In the last few years there’s been a sort of visual renaissance in the CSS design community to break the notion that the web will only be constructed with boxes and squares upon squares. This defiance has lead to the rapid adoption of any visual trickery that can create additional depth and curves to a design: rounded boxes, angled/rotated banners, gradient backgrounds, drop shadows, etc. These visual tricks have all been put on the list of things to come with the CSS3 specs. It is this organic interaction between W3C and users /developers that I find most exciting about this community. Because our environment is always evolving, working with and pushing CSS layouts today helps make things much more exciting and easier to implement in the future.
Fixed vs. Fluid
One of the great debates you’ll find in the CSS design community is over whether fixed or fluid layout solutions best compensate for the differences between the 800x600 crowd of the corporate/typical user and the forward-thinking, obsessive-compulsive, ridiculous resolution users that tend to be the designers themselves. The problem, as I see it, is that the web is a dynamic medium that can be accessed in a variety of visual and operating formats. The basic fluid-pusher philosophy is that web designs should reflect their medium and be dynamic and adaptable. Unfortunately, for a field that is usually comprised of converted print and traditional graphic designers, this loss of control over the final presentation and dimensions proves difficult and sometimes even impossible.
To read more about the debate, check out the articles for and against both sides pointed out by Water vs. Stone - The reality of Fluid layouts.
The Other Options
The arguments for fixed and fluid layouts are primarily concerned with determining the ultimate width of a web site. This is because widths usually determined the number of useful columns that can be used to design a site, which is a major layout consideration among a lot of “traditional” graphic designers. Thanks, however, to a lot of experimentation by a lot of exciting people, the choices are no longer simply restrain your layout to some arbitrary 700 pixel limit or go 100% and risk poor text readability at larger resolutions.
Elastic Design - this concept proposes the use of ems instead of percentages to describe widths and typography. This would then tie a layout to the user’s preferred reading size. The logic being that a layout isn’t any good to someone who can’t see the content.
Elastic Layouts - show how minimum widths can be used to prevent a layout from collapsing. Even goes over a little known hack you can use to make it work for IE.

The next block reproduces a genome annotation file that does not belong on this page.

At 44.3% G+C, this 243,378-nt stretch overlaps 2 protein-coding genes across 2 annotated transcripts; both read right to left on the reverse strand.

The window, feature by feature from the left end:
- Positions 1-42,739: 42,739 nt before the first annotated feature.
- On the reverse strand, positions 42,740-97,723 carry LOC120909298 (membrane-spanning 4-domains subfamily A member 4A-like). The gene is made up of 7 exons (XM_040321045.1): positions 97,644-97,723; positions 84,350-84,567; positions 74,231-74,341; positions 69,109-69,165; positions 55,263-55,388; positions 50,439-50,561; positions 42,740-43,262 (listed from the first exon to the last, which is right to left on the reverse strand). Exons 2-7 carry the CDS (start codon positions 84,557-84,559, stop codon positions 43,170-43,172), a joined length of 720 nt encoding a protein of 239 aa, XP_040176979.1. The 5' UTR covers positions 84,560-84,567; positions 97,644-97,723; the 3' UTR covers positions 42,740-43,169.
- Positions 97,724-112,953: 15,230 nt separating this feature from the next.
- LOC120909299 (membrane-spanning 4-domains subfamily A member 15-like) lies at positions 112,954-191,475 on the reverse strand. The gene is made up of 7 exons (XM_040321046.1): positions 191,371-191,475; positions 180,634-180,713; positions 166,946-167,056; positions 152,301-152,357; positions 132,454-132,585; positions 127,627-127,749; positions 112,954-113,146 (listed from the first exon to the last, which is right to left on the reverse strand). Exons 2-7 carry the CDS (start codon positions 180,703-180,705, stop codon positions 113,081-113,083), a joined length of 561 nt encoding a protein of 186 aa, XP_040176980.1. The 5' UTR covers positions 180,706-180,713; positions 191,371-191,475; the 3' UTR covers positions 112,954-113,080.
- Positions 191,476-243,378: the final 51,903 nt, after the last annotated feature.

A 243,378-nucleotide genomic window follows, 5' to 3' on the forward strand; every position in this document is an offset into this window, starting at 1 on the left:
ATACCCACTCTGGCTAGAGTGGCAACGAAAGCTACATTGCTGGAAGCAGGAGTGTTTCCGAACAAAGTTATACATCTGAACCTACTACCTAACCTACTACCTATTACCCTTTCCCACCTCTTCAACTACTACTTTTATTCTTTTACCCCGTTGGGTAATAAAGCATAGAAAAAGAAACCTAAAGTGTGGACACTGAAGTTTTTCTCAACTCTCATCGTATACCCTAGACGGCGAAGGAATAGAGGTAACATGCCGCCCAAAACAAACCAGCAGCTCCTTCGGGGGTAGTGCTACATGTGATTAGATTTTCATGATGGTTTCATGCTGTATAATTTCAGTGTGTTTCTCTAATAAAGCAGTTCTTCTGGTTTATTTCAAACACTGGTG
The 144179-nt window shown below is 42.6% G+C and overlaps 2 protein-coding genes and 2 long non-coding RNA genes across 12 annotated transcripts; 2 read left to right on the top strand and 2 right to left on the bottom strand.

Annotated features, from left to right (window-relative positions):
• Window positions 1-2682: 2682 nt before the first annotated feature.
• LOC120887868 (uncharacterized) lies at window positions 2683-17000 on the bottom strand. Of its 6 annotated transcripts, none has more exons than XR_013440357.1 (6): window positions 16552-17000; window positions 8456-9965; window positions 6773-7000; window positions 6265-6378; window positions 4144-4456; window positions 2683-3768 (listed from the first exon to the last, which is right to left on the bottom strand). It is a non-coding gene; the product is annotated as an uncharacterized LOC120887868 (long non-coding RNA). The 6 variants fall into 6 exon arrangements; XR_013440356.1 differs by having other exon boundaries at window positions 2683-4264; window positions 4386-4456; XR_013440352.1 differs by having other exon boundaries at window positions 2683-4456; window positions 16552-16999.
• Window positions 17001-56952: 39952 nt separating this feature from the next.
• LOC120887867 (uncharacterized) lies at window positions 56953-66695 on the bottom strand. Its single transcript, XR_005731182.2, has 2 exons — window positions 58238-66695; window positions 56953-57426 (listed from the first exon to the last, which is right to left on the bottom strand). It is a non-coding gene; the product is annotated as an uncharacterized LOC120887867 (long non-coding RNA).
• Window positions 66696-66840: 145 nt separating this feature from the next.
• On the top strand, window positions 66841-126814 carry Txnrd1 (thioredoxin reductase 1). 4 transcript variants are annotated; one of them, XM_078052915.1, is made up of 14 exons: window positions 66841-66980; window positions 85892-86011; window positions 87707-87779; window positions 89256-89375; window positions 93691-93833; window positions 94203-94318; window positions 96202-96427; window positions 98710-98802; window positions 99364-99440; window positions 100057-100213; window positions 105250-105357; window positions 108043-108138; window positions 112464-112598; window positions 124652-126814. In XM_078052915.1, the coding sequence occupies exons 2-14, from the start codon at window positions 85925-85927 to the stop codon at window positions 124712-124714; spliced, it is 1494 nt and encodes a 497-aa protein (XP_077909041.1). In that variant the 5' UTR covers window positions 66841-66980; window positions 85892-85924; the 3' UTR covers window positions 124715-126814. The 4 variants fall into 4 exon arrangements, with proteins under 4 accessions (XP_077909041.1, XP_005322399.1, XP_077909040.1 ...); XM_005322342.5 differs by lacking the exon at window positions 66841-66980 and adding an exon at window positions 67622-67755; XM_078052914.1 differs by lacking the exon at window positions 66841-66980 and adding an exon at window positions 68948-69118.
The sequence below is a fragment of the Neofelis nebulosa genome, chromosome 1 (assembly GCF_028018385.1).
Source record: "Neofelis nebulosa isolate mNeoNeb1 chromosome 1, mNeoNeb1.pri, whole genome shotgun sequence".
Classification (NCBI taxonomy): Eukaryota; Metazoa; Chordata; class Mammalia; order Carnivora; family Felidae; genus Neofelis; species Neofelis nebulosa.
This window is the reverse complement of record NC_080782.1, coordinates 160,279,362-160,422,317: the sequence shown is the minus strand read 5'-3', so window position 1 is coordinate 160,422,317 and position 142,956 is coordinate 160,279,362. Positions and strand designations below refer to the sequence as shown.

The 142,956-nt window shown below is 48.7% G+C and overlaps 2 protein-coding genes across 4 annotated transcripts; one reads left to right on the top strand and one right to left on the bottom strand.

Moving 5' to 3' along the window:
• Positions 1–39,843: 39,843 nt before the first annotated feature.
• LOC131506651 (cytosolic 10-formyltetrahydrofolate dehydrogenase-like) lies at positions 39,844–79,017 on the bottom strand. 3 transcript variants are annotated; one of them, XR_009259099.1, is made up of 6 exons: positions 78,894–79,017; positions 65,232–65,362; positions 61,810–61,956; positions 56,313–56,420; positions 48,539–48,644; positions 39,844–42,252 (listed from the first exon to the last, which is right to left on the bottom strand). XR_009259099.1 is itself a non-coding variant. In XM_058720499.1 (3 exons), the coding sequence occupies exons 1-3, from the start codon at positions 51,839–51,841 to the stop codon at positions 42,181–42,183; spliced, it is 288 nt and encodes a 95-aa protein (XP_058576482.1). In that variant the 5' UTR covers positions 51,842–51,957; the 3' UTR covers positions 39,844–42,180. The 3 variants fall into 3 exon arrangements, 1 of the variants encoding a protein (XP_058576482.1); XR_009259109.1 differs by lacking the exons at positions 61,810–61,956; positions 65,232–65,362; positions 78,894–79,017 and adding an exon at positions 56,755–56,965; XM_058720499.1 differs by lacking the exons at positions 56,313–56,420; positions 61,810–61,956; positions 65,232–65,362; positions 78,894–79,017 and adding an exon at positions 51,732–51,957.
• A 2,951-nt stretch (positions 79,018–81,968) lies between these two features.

In the beginning, when everything was new and the potential of the web was high, people were pushing the boundaries, but were frustrated that some of their solutions or implementations were just not working. It turned out the problem, the very thing that makes designing for the web so difficult, was in the renderings by the “user agents” or browsers. And while it’s nice to know that some problems are just not your fault, rendering differences across browsers make the task of designing for the web counter-intuitive and extremely frustrating. If you’re serious about web design, keep tabs on the following two sites—they have distilled the art and accident of finding browser bugs to a science:
CSS Filters and Hacks
The obvious question you ask once you realize that you’ve run into one of these browser problems is what you can do about it. Well, one way to go about it is to not allow certain CSS rules to get through to certain problem browsers. These techniques are called filters and can be found here:
CSS Filters for Bypassing Specific Browsers
Or you can use a hack to trick the browser into doing what you want it to do … they’re easy to find and somewhat easy to use BUT I must warn you—they are ugly solutions, solutions that have no future. Two wrongs really don’t make a right in the long run and I want to recommend reading the following articles first to see what preventative strategies and alternatives are out there to avoid using these evils.
Articles on Hack Education and Hack Alternatives
Kevin’s Cliff Notes Version : Avoid them, Understand them if you have to use them, Comment your Hacks, Import your Hacks.
And then when you get desperate, you can always ask the robots to do it for you. Here are some web sites created in typical Web 2.0 fashion to do your bidding online. Not only are they great for the lazy, they’re good starting points for those who like to look and take apart without feeling guilty.